A Semantic Analysis of Absent Subjects of Idioms in Gĩkũyũ
Kiguta, Purity Njambi
Gathigia, Moses Gatambuki
Ndung’u, Catherine Waithera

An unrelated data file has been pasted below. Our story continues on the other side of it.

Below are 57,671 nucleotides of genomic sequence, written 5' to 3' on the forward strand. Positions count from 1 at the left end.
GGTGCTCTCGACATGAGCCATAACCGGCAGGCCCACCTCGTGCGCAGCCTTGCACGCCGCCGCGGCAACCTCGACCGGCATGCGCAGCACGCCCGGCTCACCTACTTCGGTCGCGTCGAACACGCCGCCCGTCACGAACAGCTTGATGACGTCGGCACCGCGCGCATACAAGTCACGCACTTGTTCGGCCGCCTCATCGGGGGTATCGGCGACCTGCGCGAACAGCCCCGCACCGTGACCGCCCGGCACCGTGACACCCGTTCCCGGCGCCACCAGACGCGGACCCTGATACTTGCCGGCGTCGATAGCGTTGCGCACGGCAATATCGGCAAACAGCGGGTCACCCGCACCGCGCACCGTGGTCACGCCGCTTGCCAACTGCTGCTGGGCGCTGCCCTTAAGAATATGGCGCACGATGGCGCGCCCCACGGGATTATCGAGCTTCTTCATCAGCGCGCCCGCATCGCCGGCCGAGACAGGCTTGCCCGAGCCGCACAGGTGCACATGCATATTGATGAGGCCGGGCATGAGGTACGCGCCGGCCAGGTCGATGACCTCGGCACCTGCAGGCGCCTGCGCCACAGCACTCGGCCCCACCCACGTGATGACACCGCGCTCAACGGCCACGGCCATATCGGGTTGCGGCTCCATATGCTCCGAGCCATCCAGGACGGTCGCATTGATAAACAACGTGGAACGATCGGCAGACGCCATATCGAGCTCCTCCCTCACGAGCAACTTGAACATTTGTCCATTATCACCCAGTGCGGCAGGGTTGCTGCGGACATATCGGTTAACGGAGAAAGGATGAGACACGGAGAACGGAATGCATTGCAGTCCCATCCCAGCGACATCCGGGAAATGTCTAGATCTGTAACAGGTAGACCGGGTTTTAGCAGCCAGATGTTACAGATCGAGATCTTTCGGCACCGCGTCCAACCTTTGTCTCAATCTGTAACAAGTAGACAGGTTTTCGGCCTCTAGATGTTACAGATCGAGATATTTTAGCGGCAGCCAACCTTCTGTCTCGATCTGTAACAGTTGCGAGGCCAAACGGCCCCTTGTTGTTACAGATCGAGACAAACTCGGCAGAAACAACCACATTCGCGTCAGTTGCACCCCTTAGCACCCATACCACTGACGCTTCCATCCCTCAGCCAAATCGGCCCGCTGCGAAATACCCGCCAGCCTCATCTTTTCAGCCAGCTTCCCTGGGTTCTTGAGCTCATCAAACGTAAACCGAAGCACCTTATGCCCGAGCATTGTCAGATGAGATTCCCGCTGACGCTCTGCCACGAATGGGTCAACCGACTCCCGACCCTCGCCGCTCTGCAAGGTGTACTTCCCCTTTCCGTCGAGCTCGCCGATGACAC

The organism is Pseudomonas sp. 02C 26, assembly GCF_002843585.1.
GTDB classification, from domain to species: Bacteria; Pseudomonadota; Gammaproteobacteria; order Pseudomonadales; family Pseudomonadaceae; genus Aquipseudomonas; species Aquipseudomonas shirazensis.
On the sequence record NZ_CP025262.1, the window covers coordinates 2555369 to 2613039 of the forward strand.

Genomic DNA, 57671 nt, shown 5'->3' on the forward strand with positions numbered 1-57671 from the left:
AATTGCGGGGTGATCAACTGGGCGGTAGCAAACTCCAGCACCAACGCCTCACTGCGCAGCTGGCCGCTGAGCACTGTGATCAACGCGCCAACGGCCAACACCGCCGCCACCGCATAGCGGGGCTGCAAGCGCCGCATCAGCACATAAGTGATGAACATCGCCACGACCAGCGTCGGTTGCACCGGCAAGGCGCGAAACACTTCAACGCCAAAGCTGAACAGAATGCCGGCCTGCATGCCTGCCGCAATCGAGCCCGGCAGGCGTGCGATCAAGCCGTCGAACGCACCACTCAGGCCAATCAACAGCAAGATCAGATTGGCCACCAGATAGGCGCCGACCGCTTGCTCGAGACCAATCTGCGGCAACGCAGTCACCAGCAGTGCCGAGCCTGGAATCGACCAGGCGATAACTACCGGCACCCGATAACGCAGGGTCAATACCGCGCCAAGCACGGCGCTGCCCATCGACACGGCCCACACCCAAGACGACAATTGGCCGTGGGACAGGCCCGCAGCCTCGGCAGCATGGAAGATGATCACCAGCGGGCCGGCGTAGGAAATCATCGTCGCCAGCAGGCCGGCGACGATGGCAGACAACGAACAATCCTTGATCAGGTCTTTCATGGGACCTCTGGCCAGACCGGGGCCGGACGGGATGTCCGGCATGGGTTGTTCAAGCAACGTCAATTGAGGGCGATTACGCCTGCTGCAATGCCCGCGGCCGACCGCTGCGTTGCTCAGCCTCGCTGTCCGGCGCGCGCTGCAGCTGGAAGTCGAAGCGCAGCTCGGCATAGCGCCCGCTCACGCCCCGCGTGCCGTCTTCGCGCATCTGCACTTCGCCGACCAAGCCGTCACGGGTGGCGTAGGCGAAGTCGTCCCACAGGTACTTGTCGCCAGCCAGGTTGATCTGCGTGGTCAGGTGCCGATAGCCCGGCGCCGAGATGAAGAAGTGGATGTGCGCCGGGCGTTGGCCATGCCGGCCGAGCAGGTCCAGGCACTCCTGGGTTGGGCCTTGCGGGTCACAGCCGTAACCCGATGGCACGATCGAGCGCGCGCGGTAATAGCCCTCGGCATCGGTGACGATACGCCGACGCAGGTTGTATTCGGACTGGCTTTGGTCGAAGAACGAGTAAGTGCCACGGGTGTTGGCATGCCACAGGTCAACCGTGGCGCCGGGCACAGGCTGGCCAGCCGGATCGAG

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Idioms have been studied for a considerable time by linguists with a view of explaining their meaning. In Gĩkũyũ, for example, the meaning of most idioms can be derived from constituents that form them. However, in some Gĩkũyũ idioms, the meaning is hindered by the absence of the subject in the idiomatic utterance or sentence. It is against this background that this study sought to conduct a semantic analysis on selected idioms in Gĩkũyũ. Thus, the objective of this study was to establish the absent subject in the selected Gĩkũyũ idioms through etymological elaboration and then conduct a semantic analysis of the idioms. The study was based on the Conventional Figurative Language Theory (Dobrovol and Elisabeth). The study employed the descriptive research design and purposively targeted 20 Gĩkũyũ idioms. Data was collected through focus group discussions involving 10 participants who are native speakers of Gĩkũyũ. The study used the content analysis method, which is within the qualitative research paradigm. The data was presented in form of tables and themes. The Gĩkũyũ idiomatic expressions and the established subjects were listed and their gloss provided. Through etymological elaboration, a semantic analysis of the idiomatic expressions was conducted. The findings of the study are that the absence of the subject in idioms greatly hinders their comprehensibility. Further, etymological elaboration is required in order to establish the absent subject. The findings therefore imply that whenever the comprehensibility of an idiom is compromised by the lack of the subject in the utterance, cognitive linguists should process the meaning by using etymological elaboration The study concludes that interpretation of idiomatic expressions in Gĩkũyũ can be enhanced by establishing the absent subject through etymological elaboration which provides clues that aid interpretation .Secondly, semantic analysis of the idioms enhances comprehensibility. The study recommends further research on absent subjects in Gĩkũyũ idioms that were not part of this study. Secondly, other idiom processing strategies for example contextualization (Copper, 2004) can be used to establish the absent subjects in idiomatic expressions. Thirdly, further research can be conducted to establish other aspects of idioms that hinder comprehensibility of idioms not only in Gĩkũyũ but also in other languages. The study will not only provide valuable linguistic knowledge on the study of idioms in Gĩkũyũ but will also encourage further research on idioms in other languages.